Sunday, May 27, 2012
As of 5pm yesterday I my work in Belfast is done... With the final submission of my project on North Belfast I begin a month-long farewell European tour before finally making my indefinite return to US soil. Here's the itinerary:
5-day trip to Denmark & Copenhagen
10-day trip with the family around Scotland, Northern Ireland and Ireland
Another 10-day trip with my girlfriend's family in the opposite direction around the island of Ireland
And finally, a 5-day trip to the architecture and beaches of Barcelona
The past two years have provided me with timeless memories and life-long friends. I've also grown a tremendous amount personally and academically, and I've achieved things I never thought possible only a few years ago. These travels and experiences have left an indelible mark on my life and I consider this to be a fantastic beginning to an adult life full of adventure and an undying hunger for exploration.
Thank you all for your steadfast support throughout these years because, as many of you already know, it wasn't always easy. I couldn't have done it without you.
Moving forward, I will be developing a master plan for a low-income, under-served area on the west side of Milwaukee (Between North and Center along 44th and 45th streets). Following the submission of my thesis project in September, I hope to establish myself in a community and make a difference through design or community and urban activism. I am currently looking in Chicago, Milwaukee, and the Twin Cities.
Please note, this does not mark the end of my blog. I plan to post about the other design projects I worked on this year as promised and I plan to continue my updates through my summer thesis design project and into the real world. Please forgive the lack of posting over the next few months as I transition back to life at home.
Friday, May 18, 2012
My postings had been sparse over the past few weeks during a long break for Easter and a heavy work period for a final project and exam. In the next couple of posts I'll highlight some of the project's I've worked on this year:
The most recent project asked myself and a group of team members to analyze the change in the built environment in North Belfast over the past 40-50 years (pre- to post-troubles). Through a series of maps and photographs we discovered that through systematic slum clearance and the implementation of motorways through the area, the landscape today has become pockets of insular/'cul-de-sac'd' housing developments and disconnected from the surrounding hillside, waterfront and city center. Our goal was to increase the permeability through the area while also improving movement patterns for cyclists and pedestrians into and through North Belfast. Through a path network system and a long-term cul-de-sac redevelopment proposal among other suggestions, we proposed a more inviting and accessible North Belfast.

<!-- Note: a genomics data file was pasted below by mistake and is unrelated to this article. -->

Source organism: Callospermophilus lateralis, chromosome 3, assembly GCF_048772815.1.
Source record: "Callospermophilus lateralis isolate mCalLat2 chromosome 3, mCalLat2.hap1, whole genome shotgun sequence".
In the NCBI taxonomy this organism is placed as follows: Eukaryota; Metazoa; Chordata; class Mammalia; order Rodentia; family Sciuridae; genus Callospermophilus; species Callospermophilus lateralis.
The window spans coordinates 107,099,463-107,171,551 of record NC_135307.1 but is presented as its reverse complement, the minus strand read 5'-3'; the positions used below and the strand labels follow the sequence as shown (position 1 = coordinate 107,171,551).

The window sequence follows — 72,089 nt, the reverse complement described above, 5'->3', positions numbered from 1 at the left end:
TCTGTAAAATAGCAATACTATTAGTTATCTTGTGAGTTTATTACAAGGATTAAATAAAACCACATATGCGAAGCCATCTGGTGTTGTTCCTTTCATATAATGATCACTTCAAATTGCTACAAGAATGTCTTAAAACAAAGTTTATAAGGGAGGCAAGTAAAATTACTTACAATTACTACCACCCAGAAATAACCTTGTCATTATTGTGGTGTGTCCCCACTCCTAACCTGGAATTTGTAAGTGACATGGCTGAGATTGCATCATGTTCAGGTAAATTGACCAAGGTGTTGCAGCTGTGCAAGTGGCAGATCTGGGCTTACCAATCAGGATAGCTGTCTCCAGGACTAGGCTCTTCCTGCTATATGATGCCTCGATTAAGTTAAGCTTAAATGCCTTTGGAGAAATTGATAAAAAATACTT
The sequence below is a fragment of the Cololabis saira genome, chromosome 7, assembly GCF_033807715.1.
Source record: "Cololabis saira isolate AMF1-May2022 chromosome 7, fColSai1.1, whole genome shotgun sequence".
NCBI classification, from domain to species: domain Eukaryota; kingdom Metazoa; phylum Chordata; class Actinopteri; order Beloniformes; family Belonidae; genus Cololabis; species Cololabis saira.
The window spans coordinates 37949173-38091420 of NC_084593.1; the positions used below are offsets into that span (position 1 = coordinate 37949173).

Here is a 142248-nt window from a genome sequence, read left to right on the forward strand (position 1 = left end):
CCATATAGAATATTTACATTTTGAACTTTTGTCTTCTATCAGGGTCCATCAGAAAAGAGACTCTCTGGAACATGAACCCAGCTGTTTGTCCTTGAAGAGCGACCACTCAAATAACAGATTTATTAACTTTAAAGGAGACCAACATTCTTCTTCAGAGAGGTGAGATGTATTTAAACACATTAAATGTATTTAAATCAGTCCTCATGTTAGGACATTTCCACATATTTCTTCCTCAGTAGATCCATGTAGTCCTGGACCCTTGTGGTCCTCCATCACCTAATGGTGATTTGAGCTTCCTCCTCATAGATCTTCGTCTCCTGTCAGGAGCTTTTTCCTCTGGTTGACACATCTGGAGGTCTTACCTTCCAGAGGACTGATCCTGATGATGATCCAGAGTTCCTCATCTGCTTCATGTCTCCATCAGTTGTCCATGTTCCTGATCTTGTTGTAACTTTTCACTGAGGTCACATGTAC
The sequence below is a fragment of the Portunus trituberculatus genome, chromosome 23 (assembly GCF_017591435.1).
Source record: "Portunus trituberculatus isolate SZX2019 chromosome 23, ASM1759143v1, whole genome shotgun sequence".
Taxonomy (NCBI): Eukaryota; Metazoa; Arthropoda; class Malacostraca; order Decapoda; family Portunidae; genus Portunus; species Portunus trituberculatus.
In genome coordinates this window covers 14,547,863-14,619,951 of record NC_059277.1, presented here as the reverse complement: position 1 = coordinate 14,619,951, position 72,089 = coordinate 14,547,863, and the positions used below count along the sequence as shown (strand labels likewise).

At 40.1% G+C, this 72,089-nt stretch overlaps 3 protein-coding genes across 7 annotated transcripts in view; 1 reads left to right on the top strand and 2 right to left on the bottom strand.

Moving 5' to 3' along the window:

The following are an existing and rendered image of the area surrounding the New Lodge apartment blocks transformed from a vehicular dominated space, to a pedestrian friendly area with a walking path system between the buildings and concentrated parking area out of the picture.
|Notice the close proximity between the tower blocks and the city center.|
We are currently completing the project with a final report that will be used in ongoing research on "Planning for Spatial Reconciliation" at Queen's.
Sunday, May 13, 2012
Since we’re on the topic of theaters, I forgot to mention my visit to a very interesting rural theater in Comber. Opened in 1974, the Tudor cinema is one of the smallest theater's I've ever seen and it was built on someones residential property. I visited the theater with the Rotary Club of Belfast to watch the movie "The Prestige". Although it was a movie I'd seen sitting in the small, neo-art-deco interior for 3 dozen viewers was an absolute treat.
Saturday, May 12, 2012
Belfast is full of excitement in the past few weeks as high time for tourism approaches. A major ad campaign called "Our Time, Our Place" run by the Northern Ireland Tourist Board has garnered international attention as the province celebrates the nature, history, and industry that make it a unique place to visit.
One of the most recent additions to Belfast is the Metropolitan Art Centre (the MAC) which has numerous at galleries and theaters. It is located within a new development known as St. Anne's Square because of its adjacency to the beautiful St. Anne's Cathedral (or Belfast Cathedral) north of the City Centre. The MAC is a welcome addition to the cultural "Cathedral Quarter" where many of the cities finest and oldest monuments are surrounded by surface parking lots as well as vacant shops and offices.
Last week I visited the MAC to watch a play they are running for the 100th anniversary of the launching and sinking of the Titanic. The play was called Titanic (Scenes from the British Wreck Commissioner’s Inquiry, 1912) which was a thrilling courtroom drama highlighting the unexpected and tragic events that led to the sinking of the largest ship of its time (by far). The video below explains a bit more about the play.